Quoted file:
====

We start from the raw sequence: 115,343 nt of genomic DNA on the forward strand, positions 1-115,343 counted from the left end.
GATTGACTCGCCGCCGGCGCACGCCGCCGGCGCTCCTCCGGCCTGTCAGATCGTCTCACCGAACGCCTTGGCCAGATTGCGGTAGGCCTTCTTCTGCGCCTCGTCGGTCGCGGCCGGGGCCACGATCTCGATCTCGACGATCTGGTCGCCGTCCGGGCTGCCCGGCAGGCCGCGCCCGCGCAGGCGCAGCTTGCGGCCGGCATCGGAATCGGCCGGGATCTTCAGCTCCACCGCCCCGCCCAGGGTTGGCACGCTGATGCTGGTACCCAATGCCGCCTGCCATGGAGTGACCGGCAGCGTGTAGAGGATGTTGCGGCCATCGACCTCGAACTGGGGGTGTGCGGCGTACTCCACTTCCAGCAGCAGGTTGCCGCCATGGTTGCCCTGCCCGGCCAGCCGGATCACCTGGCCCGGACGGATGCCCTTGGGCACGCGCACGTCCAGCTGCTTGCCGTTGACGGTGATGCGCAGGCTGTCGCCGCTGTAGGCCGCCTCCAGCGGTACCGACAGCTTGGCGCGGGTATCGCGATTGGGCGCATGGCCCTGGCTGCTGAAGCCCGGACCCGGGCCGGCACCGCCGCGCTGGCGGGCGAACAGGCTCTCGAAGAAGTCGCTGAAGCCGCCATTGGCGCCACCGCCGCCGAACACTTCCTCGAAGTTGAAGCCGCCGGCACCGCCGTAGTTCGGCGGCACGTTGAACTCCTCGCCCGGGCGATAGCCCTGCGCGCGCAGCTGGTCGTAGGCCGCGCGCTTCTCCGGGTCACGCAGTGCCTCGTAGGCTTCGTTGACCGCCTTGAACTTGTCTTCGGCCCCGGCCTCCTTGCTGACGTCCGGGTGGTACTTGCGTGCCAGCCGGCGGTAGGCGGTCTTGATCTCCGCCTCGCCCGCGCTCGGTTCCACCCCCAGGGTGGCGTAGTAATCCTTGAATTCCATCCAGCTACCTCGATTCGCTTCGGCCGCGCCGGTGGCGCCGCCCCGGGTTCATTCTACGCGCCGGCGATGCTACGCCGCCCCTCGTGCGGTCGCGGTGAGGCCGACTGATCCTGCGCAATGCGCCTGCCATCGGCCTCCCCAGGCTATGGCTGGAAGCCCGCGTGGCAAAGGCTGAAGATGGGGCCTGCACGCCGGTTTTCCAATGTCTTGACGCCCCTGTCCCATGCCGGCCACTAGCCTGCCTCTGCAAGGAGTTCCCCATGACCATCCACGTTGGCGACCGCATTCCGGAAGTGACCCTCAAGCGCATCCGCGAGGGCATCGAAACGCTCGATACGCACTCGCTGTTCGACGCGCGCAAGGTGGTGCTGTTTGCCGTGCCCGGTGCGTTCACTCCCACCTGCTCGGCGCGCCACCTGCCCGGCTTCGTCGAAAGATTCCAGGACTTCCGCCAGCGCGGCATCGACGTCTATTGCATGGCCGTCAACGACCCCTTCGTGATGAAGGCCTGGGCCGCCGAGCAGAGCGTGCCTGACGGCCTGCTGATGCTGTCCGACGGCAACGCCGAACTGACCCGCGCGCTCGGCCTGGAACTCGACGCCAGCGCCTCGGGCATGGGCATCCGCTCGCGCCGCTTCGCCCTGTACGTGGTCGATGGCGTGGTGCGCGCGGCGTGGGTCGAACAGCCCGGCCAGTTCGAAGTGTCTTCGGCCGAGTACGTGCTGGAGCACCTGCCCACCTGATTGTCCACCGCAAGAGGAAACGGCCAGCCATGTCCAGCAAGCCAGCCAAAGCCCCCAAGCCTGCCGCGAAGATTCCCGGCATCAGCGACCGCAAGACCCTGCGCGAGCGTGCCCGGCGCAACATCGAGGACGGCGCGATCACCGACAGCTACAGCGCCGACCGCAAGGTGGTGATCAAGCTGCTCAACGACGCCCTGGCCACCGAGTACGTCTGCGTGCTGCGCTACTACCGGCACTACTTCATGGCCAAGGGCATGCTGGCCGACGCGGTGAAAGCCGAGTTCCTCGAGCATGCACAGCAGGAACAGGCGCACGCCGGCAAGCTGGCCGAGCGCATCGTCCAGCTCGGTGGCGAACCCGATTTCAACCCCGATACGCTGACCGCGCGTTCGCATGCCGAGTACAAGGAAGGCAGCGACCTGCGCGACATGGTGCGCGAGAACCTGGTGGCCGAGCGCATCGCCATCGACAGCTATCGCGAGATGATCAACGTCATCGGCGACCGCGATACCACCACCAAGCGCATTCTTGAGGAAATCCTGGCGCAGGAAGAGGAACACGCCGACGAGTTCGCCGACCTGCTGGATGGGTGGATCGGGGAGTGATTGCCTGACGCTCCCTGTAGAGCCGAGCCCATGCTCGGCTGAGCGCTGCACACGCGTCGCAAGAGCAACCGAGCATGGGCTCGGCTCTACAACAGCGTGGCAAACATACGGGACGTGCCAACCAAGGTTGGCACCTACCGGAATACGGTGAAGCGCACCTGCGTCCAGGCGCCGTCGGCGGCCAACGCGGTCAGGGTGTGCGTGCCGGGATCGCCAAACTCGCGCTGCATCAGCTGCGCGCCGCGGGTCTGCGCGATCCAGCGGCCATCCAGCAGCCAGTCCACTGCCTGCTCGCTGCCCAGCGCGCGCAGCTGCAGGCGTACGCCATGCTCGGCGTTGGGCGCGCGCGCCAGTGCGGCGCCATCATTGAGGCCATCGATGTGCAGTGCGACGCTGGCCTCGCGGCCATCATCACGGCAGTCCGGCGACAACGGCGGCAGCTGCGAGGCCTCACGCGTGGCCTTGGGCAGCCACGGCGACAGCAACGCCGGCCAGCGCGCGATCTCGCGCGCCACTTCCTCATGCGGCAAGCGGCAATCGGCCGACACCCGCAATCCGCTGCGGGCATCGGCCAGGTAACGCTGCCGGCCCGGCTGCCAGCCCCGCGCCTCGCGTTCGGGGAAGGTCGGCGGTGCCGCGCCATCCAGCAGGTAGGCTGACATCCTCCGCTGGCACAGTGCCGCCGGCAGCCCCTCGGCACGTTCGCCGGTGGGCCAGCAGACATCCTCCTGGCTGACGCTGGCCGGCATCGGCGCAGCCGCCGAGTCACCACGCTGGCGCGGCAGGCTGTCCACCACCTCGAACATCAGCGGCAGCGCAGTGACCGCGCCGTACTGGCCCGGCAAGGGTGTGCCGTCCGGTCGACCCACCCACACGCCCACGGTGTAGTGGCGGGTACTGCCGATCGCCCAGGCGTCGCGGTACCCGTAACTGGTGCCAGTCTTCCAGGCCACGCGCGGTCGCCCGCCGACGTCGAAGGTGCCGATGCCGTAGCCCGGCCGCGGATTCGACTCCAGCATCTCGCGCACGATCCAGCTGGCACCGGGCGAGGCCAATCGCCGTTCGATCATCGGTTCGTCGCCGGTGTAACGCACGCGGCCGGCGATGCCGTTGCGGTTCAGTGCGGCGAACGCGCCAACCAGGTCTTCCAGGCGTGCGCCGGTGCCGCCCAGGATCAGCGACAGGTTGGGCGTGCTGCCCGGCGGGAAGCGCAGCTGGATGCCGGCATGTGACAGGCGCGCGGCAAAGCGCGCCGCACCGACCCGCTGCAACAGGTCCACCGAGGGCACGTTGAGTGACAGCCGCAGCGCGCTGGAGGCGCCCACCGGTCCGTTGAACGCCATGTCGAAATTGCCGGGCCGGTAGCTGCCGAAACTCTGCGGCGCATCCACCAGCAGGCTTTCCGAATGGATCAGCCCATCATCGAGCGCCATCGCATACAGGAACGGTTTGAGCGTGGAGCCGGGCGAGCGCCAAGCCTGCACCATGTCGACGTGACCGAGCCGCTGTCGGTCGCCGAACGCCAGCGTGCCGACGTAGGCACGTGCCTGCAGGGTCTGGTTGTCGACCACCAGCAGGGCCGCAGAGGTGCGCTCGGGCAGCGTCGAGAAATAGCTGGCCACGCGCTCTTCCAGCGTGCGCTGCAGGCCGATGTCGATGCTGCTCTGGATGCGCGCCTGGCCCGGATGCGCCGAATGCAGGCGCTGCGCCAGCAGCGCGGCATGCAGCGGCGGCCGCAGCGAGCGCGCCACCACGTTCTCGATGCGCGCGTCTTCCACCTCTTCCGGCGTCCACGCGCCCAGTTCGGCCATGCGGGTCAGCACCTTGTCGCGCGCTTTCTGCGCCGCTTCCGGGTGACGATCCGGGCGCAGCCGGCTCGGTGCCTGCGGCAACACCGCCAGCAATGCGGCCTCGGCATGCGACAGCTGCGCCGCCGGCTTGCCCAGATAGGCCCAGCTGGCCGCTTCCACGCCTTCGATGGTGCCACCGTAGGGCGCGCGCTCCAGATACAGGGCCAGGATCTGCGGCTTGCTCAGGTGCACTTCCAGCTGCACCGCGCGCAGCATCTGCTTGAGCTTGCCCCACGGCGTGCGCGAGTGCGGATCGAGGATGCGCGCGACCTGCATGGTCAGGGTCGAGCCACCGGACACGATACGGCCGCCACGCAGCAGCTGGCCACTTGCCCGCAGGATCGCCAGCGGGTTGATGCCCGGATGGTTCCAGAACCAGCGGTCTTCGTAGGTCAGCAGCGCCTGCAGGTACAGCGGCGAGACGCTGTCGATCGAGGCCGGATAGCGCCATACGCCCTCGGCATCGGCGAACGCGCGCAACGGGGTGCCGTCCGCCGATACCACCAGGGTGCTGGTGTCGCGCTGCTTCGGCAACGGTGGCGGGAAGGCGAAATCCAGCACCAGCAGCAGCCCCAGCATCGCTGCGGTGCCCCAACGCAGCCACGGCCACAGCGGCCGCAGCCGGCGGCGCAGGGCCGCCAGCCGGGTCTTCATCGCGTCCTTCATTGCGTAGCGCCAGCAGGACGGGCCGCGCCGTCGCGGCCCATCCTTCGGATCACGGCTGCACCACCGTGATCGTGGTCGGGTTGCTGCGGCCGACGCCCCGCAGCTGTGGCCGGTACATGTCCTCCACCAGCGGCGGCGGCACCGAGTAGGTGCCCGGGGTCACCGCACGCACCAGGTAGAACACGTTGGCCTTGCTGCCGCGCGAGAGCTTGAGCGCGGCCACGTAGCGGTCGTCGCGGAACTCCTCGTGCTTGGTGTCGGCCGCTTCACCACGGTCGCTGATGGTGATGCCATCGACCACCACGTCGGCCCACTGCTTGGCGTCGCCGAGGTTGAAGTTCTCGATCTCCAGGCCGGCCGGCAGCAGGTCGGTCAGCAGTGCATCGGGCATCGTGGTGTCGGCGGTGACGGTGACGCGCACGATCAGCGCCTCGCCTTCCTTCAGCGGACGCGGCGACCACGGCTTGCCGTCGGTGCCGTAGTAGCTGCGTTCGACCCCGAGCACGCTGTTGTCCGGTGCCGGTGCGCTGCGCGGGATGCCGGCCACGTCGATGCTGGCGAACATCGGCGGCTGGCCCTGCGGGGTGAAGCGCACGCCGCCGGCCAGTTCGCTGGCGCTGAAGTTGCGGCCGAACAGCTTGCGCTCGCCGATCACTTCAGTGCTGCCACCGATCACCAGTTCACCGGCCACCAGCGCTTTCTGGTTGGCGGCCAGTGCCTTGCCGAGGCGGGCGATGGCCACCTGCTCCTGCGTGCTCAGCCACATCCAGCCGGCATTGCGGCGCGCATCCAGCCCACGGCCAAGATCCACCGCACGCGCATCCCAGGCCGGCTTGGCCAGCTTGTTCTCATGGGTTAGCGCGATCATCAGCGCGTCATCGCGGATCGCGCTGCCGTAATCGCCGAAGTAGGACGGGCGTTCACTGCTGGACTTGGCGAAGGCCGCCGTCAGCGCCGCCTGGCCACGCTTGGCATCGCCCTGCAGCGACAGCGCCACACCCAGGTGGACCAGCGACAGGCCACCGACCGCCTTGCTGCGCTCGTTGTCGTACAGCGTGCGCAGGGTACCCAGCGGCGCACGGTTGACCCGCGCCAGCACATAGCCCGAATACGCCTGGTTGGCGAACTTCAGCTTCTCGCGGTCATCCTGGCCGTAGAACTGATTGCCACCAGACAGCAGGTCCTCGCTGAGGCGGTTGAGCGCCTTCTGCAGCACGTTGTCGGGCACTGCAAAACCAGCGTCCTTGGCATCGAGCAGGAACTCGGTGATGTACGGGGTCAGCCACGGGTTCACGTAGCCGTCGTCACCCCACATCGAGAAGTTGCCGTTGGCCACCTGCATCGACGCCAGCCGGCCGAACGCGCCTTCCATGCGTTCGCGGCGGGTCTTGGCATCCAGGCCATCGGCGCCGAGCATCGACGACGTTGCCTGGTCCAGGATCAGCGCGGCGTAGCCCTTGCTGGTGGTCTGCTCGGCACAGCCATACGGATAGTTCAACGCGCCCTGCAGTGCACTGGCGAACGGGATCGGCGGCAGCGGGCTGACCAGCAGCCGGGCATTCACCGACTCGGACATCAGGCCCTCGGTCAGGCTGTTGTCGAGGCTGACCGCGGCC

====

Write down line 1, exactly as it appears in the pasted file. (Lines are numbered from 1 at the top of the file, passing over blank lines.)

We start from the raw sequence: 115,343 nt of genomic DNA on the forward strand, positions 1-115,343 counted from the left end.